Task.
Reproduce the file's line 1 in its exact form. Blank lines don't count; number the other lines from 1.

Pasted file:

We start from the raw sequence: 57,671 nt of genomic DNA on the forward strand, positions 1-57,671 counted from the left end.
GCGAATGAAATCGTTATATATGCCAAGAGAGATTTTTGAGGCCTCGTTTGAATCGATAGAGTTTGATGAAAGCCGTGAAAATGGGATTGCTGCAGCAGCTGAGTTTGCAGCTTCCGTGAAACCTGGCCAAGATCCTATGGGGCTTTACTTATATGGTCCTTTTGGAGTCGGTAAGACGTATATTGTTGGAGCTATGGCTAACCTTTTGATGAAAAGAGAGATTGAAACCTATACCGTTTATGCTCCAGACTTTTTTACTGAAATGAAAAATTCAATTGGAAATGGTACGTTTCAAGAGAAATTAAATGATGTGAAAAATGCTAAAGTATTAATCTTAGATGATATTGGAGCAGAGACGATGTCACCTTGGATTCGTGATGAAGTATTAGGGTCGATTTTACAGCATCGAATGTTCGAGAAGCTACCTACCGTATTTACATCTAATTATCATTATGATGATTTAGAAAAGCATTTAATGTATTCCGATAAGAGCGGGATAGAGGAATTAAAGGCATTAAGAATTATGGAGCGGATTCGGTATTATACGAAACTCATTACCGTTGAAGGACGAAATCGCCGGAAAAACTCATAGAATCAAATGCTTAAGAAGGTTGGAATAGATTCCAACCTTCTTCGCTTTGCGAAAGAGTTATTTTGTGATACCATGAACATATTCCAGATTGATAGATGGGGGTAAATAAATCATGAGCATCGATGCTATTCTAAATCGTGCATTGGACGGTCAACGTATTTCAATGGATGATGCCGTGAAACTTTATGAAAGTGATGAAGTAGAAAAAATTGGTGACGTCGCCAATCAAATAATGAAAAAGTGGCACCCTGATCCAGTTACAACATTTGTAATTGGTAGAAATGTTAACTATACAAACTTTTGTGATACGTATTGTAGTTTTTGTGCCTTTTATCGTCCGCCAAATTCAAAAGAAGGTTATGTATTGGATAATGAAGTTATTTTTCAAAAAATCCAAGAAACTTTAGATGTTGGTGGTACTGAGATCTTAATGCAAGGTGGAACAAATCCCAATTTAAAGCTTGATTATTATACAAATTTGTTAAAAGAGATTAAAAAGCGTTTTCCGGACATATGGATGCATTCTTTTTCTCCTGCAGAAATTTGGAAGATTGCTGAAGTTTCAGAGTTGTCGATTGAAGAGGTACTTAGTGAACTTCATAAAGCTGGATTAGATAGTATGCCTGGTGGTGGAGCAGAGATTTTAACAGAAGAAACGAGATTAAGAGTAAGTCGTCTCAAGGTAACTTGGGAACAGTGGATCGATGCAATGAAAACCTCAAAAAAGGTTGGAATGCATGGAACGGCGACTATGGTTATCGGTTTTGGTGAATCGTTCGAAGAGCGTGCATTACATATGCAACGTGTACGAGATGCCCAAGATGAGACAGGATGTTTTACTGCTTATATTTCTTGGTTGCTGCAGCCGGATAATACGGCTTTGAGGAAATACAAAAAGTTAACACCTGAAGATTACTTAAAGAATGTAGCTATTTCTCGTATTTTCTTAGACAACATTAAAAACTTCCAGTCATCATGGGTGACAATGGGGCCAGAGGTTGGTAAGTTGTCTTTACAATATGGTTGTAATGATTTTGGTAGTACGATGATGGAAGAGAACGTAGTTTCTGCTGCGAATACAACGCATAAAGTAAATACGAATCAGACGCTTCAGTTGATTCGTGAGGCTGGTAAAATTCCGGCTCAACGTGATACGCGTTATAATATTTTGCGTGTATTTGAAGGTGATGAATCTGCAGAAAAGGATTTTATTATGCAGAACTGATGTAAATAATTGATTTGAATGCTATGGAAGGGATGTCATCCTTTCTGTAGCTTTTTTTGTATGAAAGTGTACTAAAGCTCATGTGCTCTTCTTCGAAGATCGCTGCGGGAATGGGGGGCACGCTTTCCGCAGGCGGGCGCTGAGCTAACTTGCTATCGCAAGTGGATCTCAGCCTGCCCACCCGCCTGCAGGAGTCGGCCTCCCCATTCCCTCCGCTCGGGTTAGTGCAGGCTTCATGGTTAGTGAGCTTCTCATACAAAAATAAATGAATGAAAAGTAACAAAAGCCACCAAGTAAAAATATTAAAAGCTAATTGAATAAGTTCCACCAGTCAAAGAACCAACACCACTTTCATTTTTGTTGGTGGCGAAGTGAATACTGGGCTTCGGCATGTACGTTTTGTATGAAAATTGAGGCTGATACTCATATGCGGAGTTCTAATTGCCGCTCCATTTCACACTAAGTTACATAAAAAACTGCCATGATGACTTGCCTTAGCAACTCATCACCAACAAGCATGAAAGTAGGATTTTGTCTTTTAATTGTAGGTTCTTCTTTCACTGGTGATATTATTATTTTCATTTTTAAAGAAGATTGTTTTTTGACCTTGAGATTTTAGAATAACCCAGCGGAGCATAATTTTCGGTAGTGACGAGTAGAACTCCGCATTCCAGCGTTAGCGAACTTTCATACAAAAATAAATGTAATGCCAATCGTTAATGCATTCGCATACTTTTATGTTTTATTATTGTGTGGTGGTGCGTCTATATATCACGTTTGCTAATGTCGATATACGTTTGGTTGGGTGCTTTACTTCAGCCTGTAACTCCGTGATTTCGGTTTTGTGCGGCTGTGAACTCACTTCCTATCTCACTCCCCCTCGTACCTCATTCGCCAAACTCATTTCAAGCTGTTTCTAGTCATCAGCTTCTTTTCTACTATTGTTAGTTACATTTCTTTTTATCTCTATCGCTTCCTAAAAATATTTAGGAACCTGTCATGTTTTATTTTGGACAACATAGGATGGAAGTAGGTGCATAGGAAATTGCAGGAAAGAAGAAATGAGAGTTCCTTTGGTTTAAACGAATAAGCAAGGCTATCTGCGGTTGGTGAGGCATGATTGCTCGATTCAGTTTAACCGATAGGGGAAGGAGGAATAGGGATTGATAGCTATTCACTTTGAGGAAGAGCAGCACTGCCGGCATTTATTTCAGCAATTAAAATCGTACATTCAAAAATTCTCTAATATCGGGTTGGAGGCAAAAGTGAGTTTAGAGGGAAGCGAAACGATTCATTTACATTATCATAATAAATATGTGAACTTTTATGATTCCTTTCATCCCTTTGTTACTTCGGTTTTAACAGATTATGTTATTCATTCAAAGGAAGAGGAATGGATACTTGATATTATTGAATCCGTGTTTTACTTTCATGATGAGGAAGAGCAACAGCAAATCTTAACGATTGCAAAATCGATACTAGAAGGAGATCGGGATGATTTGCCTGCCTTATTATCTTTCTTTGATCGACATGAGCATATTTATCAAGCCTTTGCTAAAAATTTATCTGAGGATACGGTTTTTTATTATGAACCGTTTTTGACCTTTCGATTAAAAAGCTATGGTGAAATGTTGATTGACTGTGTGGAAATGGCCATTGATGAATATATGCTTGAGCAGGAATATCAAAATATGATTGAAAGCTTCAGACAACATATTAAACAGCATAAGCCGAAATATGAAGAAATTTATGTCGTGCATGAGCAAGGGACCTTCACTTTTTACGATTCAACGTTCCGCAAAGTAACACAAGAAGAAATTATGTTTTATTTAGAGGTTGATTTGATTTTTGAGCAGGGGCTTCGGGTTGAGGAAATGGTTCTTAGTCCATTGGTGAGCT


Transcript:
We start from the raw sequence: 57,671 nt of genomic DNA on the forward strand, positions 1-57,671 counted from the left end.